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Rationalising life choices through stories

From snoozing the alarm in the morning, to having coffee, skipping breakfast, taking a cab to work, attending important and not so important meetings, making product feature choices, answering customer queries, making a sale to customer who needs what we're selling (or to one who doesn't), setting up deadlines, working out at the gym, texting some friends on WhatsApp, listening to the radio or a personal music collection, there are decisions involved. These are all decisions that are less relevant in the larger scheme of things. Maybe. Maybe not.

Then there are other decisions. Which college to study at, what course to major in, what city to live in, what places to visit on a vacation, what cuisines to eat, what kind of books to read, whom to marry, whether to have kids, whether to startup, whether to quit a job, whether to take up a new job, whether to start a new career. These are all decisions that are more relevant in the larger scheme of things, in shaping our lives. Maybe. Maybe not.

I don't want to question the relevance of these decisions. Maybe the smaller ones help in forming long lasting habits and are more relevant. Maybe the smaller ones form guidelines under which the bigger decisions get taken and hence are more relevant. Or maybe they don't matter at all.

The reason I'm saying 'maybe' a lot is because even after these decisions are taken (or not taken), the impact they have is still in our control.

Whatever decision we take at any point is one that we believe will benefit us the most, however we define that benefit to be. And since life doesn't offer guarantees on the outcomes of any decision, merely probabilities, there is always room to look back after the consequence and decide whether a decision made was right or wrong. And unlike in Poker, the probabilities are harder to compute at the time of raising the stakes (making the decision). It is not all simple math.

So, when you look at the reflections of lives' that people have lived, they always have advice that sounds like this, or the polar opposite. Although the polar opposite doesn't get published quite as often.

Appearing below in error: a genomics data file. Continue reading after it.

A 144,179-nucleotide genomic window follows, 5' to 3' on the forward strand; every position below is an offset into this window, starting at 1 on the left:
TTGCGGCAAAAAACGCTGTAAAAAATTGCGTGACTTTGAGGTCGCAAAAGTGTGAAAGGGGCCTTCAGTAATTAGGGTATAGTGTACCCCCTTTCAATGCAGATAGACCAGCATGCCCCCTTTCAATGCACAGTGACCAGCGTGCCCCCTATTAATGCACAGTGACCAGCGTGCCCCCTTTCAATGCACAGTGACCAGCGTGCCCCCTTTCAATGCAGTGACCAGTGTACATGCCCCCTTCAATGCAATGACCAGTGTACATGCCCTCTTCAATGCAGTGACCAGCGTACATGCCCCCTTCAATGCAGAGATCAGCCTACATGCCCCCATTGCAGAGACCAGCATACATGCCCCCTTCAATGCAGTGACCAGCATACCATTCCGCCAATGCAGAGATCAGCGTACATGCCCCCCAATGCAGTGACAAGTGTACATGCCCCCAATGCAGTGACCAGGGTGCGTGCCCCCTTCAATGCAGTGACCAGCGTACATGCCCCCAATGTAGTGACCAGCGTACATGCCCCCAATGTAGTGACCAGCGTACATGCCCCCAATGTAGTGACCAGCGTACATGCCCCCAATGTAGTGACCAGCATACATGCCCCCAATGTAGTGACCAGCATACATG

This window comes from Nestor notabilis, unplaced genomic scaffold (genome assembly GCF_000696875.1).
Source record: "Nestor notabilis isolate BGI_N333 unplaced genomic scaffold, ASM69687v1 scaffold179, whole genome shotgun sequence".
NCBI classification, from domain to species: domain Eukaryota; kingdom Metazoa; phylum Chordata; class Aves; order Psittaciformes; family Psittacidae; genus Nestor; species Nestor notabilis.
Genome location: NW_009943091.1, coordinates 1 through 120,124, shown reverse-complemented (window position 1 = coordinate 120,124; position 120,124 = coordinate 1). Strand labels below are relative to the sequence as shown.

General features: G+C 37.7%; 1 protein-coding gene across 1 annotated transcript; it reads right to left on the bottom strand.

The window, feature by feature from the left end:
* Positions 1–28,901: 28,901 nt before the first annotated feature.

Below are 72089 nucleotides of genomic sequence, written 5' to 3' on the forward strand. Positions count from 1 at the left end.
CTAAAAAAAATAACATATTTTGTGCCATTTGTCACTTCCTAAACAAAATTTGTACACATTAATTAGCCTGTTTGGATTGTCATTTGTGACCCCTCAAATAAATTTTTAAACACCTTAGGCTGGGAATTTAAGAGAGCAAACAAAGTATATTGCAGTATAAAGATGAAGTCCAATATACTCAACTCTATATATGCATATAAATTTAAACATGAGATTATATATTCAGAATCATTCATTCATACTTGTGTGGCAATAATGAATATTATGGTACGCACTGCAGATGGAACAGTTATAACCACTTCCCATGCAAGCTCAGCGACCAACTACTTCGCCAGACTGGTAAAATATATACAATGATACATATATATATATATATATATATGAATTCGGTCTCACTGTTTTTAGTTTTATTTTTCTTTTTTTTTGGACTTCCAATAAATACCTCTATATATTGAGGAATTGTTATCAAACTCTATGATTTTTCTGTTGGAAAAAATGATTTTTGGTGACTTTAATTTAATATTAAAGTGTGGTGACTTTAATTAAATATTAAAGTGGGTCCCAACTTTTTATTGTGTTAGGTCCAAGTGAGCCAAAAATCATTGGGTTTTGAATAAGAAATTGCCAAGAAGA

Irrespective of the choices and irrespective of their consequences, when looking back on them, the rationalization of the choices happens in the present. That is completely under our control. It is possible to regret decisions made or be thankful for them or somewhere in between. But how we rationalise defines the choices we make moving forward. As the rationalizations form the basis of what is right and what is wrong.

And we rationalize our choices through stories that we tell ourselves. Humans live in stories. Stories formed out of patterns. Anything new is easy to comprehend when it fits into the narrative that we have so far.

This is why having a vision for your product becomes so vital. Without one, you are no longer sure what fits into the narrative and what doesn't. Similarly, if you don't have a narrative to fit your rationalizations of your life choices into, you end up rationalizing them on what is immediately visible. You see someone buying a new house and wish you had saved more, or you see a colleague moving to a different company for higher pay and wish you had taken on the projects that she did.

Tell yourself a coherent story. It doesn't always remain the same. It evolves over time as you do. But there should always be a story where you're the protagonist.

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